Human Rights

The prohibition against discrimination between people stems from the right to equality. The law explicitly stipulates that every service provider must act in equal manner towards any person, regardless of “race, religion or religious group, nationality, country of origin, gender, sexual orientation, worldview, party affiliation, age, personal status, parenthood or wearing the security and rescue forces’ uniforms or their insignia “(Section 3 to the Prohibition of Discrimination in Products and Services Act).

In many cases it is very difficult to prove discrimination. The law made an attempt to deal with this problem, and established a mechanism of “reversal of burden.” Simply put, the intention behind that mechanism is to oblige the person who is argued to have committed the discrimination to prove that no discrimination was applied, given that the person claiming to have been discriminated demonstrated to the court that he belongs to a group that is usually discriminated against and that the defendant knew it. For example, a person arrives at a leisure club and is asked to present his ID. In consequence he is denied entrance to the club. That person then files a lawsuit and claims that he was discriminated against on the basis of his Arab origin. Now, while in any other ordinary legal claim (namely one which does not deal with a claim for discrimination) the plaintiff must prove that he suffered damage (i.e., that he was discriminated against), in the case of discrimination it is the opposite: the defendant, the owner of the club, is the one who must show that he did not discriminate against the plaintiff and therefor did not offend him in any way. This is a significant benefit in favor of the plaintiff, specifically designed to ease the condition of those suing on grounds of discrimination, so as to induce them not to give up their claim in order to eradicate this evil phenomenon.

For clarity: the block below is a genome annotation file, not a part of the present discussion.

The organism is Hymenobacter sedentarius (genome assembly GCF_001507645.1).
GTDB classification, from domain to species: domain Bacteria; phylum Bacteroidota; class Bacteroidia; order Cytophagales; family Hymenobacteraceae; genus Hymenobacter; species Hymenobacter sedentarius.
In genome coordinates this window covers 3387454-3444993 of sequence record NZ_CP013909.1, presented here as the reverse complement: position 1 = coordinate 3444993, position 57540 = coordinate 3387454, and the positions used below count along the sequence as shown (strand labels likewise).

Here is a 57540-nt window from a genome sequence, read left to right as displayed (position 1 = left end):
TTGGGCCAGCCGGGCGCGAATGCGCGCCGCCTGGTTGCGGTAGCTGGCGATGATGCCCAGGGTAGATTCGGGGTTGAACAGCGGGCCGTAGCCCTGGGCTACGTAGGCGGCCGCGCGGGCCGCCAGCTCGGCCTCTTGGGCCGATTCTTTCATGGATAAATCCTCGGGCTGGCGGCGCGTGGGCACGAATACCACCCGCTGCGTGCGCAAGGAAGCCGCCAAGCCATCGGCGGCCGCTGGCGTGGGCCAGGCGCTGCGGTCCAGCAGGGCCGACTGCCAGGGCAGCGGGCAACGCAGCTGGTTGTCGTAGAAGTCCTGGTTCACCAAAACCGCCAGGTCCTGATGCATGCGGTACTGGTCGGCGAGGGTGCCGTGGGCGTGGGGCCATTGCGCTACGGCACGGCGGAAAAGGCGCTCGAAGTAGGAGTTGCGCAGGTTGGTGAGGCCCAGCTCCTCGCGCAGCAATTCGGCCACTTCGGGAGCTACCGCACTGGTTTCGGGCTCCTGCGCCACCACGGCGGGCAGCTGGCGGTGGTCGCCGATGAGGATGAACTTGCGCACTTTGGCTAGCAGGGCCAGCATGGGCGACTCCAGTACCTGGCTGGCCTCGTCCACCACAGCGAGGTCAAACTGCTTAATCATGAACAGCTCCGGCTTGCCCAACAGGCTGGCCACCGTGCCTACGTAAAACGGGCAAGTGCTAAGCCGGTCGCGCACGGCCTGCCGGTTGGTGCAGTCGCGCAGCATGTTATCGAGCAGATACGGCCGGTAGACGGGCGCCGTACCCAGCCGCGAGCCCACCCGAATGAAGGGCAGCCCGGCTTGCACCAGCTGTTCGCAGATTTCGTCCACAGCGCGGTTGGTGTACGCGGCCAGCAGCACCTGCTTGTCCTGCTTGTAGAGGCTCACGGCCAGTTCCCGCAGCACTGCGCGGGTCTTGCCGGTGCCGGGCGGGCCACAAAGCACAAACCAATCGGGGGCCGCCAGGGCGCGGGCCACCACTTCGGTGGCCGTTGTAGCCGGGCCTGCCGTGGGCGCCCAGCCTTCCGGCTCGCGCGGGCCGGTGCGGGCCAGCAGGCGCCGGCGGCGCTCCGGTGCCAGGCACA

The law does specify cases in which it is clear that discrimination between people is prohibited (for example, discrimination between blacks and whites, Muslims and Jews, men and women), however, there are additional cases in which discrimination can be argued, although they do not fall under the cases stipulated in section 3 of to the Act. Such cases, for example, might involve discrimination on the basis of gender identity (e.g. discrimination of transgenders), discrimination of HIV carriers and discrimination, for example, on the basis of weight (the preference of “thin” attendants to clubs).

A person filing a claim under the Prohibition of Discrimination Act may demand compensation even without proof of damage, in the amount of up to NIS 70,000 (the Act determined compensation up to NIS 50,000 with linkage to the CPI since 2000).

Our firm specializes in claims on grounds of discrimination – discrimination in providing services, in attendance to clubs, in receiving medical service and more. We do so out of a genuine belief in human equality, and we will continue to do so until such abdominal and humiliating behavior no longer exists.

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